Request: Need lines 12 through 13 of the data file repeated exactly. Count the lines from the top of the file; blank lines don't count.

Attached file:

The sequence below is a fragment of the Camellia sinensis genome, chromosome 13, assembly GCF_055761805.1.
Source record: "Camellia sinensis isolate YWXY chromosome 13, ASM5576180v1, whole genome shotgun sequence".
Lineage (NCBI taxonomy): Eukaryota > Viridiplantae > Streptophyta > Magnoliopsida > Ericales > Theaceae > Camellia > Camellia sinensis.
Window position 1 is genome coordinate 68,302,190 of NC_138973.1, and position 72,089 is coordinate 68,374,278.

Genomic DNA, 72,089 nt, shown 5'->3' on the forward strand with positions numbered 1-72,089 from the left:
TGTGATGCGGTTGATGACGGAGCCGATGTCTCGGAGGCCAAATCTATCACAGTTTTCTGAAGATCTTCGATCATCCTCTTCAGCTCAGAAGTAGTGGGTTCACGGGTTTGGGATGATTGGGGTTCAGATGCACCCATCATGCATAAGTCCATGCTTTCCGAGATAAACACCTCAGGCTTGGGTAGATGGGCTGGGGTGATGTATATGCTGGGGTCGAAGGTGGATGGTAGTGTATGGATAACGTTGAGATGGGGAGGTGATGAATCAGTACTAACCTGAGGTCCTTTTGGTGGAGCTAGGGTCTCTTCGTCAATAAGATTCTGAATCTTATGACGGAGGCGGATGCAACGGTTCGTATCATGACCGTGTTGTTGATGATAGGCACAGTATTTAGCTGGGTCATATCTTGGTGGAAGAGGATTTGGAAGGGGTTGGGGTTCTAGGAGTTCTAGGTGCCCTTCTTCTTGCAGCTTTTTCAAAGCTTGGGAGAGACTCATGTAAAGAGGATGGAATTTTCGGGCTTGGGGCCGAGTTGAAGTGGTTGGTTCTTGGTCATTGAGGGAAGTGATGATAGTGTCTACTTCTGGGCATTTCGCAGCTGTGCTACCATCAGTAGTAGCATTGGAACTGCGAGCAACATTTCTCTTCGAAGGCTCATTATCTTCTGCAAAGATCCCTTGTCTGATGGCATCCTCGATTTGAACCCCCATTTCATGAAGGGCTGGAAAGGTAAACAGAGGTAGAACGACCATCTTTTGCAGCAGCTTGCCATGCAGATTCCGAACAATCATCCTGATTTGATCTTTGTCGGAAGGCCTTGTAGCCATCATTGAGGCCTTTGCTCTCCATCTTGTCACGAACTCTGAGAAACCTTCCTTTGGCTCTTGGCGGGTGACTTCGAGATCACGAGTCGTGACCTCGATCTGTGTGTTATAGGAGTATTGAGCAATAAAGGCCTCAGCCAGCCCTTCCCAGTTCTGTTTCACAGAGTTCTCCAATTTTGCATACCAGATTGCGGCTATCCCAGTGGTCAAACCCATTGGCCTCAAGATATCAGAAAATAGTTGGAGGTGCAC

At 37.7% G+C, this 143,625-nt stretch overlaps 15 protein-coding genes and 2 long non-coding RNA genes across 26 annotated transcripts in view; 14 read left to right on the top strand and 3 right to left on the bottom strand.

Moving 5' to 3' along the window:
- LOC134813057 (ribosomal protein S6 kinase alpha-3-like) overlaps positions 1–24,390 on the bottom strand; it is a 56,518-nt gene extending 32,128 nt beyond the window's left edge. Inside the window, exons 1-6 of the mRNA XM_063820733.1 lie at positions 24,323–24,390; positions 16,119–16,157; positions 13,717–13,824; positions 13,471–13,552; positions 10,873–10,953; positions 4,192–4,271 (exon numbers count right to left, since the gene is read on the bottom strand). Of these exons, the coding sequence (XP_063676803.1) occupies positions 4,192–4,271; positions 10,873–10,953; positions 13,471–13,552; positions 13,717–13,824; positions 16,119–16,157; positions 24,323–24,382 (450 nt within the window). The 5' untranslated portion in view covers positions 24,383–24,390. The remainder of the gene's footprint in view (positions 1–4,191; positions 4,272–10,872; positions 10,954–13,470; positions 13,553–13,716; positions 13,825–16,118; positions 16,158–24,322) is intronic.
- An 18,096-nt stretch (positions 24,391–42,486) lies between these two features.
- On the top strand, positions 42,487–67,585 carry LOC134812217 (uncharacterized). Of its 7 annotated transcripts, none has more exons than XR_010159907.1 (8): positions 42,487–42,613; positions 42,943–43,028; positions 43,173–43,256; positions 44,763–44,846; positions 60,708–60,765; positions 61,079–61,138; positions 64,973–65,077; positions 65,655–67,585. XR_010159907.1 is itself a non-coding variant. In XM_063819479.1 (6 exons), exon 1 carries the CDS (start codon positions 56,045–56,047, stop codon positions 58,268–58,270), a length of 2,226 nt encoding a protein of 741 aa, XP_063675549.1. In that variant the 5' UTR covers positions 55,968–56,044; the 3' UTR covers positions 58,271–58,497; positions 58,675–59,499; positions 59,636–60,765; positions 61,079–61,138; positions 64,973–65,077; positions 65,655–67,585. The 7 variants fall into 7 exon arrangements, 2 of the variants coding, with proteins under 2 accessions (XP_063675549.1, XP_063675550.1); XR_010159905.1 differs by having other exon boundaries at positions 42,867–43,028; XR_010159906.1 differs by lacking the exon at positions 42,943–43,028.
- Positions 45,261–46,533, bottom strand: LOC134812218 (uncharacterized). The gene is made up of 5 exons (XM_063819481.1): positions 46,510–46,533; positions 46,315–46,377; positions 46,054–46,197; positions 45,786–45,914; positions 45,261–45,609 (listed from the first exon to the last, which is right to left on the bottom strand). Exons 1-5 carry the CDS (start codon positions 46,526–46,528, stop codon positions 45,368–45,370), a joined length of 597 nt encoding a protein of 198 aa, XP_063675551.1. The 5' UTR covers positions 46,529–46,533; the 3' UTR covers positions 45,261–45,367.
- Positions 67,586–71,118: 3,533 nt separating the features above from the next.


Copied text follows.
- Positions 45,261–46,533, bottom strand: LOC134812218 (uncharacterized). The gene is made up of 5 exons (XM_063819481.1): positions 46,510–46,533; positions 46,315–46,377; positions 46,054–46,197; positions 45,786–45,914; positions 45,261–45,609 (listed from the first exon to the last, which is right to left on the bottom strand). Exons 1-5 carry the CDS (start codon positions 46,526–46,528, stop codon positions 45,368–45,370), a joined length of 597 nt encoding a protein of 198 aa, XP_063675551.1. The 5' UTR covers positions 46,529–46,533; the 3' UTR covers positions 45,261–45,367.
- Positions 67,586–71,118: 3,533 nt separating the features above from the next.